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Although he’s somewhat shy to admit it, a hero was in Billings Friday for the opening ceremonies of the Big Sky State Games.

“I wake up every day and I’m the person I am,” said Olympic gold medal winning wrestler Rulon Gardner, who was the ceremonial torchlighter Friday for the 16th annual Big Sky State Games at Daylis Stadium. “And now everybody says, ‘You’re an inspiration to America,’ but I’m the same person I was.”

The reason the likable Gardner is thought of as a hero is because he has worked hard. His hard work paid off when he won a gold medal in Greco-Roman wrestling at the 2000 Olympics in Sydney, Australia.

In what many consider to be one of the greatest Olympic upsets of all time, then 29-year-old Gardner defeated Russia’s Aleksandr “The Great” Karelin 1-0 in the super heavyweight division. Karelin was the three-time defending Olympic gold medalist and had not lost in 13 years. Karelin hadn’t even been scored on since 1993.

The two men are now 1-1 against each other and might not ever face off again as Gardner said Karelin has retired. But true to the character Gardner showed Friday, he still has a tremendous respect for the Russian.

“I think he’s the king, he’s the best,” said Gardner, who is a native of Afton, Wyo. “He’s the man who has been there all those years.”

Gardner said he knew he would probably have to face Karelin at the Olympics so he worked hard to get in shape so he wouldn’t tire out in the match. Gardner said that in 1997 when he lost to Gardner 5-0 he weighed 265 pounds, and he knew he would have to bulk up for the rematch. Gardner said he works out every day but Sunday and he regularly lifts weights and participates in live wrestling in the morning and then again in the afternoon. Altogether he works out about five hours a day.

As a result of his workout schedule, Gardner had put on 20 pounds for the 2000 Olympics.

Gardner said another key to beating a top opponent like Karelin is to not psyche yourself out.

“Everybody was afraid of Karelin,” said Gardner. “They just walked out there and never gave it a chance.”

An important concept for Gardner in life is family. And he credits his family for helping him evolve into a Olympic champion. Gardner said he likes Greco-Roman wrestling for the competition and because the people are nice. Gardner grew up on a dairy farm and was the youngest of nine children. He said while growing up he looked up to real people like his parents – not sports stars. He would encourage other youngsters to do this.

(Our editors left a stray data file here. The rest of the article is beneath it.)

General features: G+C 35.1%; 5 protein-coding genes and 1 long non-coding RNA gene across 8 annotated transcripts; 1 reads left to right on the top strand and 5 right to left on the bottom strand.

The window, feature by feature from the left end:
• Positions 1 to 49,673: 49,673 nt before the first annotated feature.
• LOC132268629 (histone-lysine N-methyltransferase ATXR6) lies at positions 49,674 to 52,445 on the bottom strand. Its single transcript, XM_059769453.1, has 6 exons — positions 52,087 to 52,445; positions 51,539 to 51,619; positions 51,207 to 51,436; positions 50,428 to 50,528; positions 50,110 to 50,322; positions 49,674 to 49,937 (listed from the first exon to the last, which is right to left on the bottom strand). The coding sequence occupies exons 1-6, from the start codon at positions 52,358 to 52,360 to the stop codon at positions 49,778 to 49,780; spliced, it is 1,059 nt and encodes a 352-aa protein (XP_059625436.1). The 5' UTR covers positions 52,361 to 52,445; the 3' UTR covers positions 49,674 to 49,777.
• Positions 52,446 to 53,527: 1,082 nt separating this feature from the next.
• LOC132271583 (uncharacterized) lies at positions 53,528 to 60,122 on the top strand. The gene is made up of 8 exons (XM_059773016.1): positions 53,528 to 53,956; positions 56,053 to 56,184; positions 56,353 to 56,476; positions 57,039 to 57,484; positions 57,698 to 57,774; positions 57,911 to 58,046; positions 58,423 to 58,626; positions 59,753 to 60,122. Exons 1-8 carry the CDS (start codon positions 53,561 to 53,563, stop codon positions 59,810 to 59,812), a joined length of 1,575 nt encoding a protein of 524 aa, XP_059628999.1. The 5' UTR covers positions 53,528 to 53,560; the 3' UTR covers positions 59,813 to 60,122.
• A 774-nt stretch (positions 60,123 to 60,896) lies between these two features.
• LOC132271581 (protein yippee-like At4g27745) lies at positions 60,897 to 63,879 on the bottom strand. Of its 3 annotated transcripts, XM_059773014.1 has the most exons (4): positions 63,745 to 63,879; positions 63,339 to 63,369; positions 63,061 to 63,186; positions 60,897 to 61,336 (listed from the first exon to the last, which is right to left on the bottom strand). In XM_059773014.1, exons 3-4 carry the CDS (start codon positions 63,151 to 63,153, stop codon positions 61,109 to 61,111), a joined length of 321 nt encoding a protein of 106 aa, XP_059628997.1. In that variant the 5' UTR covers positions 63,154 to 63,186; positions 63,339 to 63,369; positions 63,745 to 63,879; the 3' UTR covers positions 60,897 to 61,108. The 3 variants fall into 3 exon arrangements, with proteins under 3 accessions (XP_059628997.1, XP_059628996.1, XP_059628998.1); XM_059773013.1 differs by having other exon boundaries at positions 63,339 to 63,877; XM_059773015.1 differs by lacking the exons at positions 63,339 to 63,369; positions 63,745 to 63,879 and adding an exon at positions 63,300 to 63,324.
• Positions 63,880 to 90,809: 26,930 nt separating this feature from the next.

“Use your parents and the people around you,” Gardner said. “They love you and have sacrificed their lives for you.”

Gardner could have retired after the Olympics and become a sports entertainment star. With the fame Gardner has achieved he would have fit in perfectly with the World Wrestling Federation’s Kurt Angle, who won a gold at the 1996 Olympics. But Gardner opted to stay in competitive wrestling.

“They already contacted me. I turned them down,” said Gardner. “They offered me a million a year.”

Some would wonder how a person could possibly turn down a million dollars and all the glitter and fame that comes with it. But for Gardner, his love for the sport of wrestling won out.

“What I do is true wrestling,” he said. ‘I love this sport so much that it’s tough to see it lose its history.”

Currently Gardner is training for the World Championships to be held in New York’s Madison Square Garden in late September. He said in three more years, after the Athens Olympics, he will retire. Then he will probably go into teaching physical education and health and coaching high school wrestling.

In between tournaments, promotion events and working out, Gardner has just started The Miracle on the Mat Foundation. The goal of the foundation is to educate people about healthy lifestyles. Miracle on the Mat also works with people with catastrophic diseases such as cancer.

Gardner has had his share of pain, as he’s know several people with cancer. His brother, Ron, died of cancer when Gardner was 8 years old. And one of Gardner’s current friends has terminal bone cancer.

“The foundation is to provide opportunities for treatment or transportation or housing or food (for the sick),” said Gardner. “Or however we can help.”

Currently Miracle on the Mat Foundation, based in Wyoming, has five people on its board of directors. Gardner said it will try to help everyone it can.

“Whoever (is eligible). It just depends on need,” he said. “We’re going to start off slow and start raising money.”

Based on prior history, the Miracle on the Mat Foundation will probably be a success. Just track Gardner’s career. And call him a hero.

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